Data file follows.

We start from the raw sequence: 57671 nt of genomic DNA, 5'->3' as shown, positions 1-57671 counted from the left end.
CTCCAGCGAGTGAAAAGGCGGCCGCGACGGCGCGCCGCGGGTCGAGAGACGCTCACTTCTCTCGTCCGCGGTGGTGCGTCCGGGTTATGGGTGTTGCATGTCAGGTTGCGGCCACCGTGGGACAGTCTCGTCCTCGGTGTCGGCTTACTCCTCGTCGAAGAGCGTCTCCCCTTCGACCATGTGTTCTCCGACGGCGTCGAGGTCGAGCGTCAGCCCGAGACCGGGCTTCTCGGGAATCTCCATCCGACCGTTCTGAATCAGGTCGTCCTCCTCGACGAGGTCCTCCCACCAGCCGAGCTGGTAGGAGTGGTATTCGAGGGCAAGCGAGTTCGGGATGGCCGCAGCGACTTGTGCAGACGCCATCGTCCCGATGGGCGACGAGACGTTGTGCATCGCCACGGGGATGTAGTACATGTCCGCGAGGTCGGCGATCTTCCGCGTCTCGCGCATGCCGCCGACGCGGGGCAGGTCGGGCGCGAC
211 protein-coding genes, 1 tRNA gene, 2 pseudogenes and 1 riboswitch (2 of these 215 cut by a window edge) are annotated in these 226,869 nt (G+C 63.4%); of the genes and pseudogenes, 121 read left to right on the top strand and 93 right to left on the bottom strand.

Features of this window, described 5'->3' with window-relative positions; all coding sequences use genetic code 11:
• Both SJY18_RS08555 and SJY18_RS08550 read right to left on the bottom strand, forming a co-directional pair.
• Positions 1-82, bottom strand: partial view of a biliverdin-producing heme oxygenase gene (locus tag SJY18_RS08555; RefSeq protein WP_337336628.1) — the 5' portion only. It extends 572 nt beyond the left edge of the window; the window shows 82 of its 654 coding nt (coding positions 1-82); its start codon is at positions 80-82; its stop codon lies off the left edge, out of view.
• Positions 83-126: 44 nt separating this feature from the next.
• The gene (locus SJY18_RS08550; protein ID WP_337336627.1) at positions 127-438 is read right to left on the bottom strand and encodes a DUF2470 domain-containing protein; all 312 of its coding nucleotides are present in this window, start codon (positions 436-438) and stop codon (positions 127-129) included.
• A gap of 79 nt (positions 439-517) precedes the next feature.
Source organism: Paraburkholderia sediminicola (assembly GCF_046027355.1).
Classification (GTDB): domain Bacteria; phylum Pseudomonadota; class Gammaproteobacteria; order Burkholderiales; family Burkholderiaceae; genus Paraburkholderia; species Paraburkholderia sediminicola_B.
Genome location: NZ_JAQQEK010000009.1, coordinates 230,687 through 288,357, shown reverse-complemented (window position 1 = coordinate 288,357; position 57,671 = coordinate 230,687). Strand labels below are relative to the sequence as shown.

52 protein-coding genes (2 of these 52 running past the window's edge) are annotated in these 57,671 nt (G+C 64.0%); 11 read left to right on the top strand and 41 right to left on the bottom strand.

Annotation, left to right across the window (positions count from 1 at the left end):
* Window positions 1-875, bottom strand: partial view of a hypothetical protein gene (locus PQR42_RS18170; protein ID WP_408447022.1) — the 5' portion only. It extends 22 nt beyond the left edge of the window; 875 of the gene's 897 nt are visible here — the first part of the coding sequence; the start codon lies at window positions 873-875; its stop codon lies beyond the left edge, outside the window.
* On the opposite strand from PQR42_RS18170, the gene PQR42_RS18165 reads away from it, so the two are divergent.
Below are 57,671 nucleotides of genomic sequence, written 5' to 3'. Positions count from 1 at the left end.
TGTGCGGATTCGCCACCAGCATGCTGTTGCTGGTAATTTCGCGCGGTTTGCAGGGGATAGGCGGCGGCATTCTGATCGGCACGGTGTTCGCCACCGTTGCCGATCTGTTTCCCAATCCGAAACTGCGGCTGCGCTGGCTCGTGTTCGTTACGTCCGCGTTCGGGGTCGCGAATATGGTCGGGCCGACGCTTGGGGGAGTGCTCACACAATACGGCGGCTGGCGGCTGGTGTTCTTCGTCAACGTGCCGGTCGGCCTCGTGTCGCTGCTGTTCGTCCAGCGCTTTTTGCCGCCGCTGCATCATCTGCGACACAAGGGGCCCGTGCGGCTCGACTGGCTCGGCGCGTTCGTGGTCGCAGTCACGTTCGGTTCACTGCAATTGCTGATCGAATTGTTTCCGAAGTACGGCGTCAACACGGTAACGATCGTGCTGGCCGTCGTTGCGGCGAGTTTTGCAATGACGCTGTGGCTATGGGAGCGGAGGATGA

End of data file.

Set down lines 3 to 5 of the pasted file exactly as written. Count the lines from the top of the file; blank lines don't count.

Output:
211 protein-coding genes, 1 tRNA gene, 2 pseudogenes and 1 riboswitch (2 of these 215 cut by a window edge) are annotated in these 226,869 nt (G+C 63.4%); of the genes and pseudogenes, 121 read left to right on the top strand and 93 right to left on the bottom strand.

Features of this window, described 5'->3' with window-relative positions; all coding sequences use genetic code 11:
• Both SJY18_RS08555 and SJY18_RS08550 read right to left on the bottom strand, forming a co-directional pair.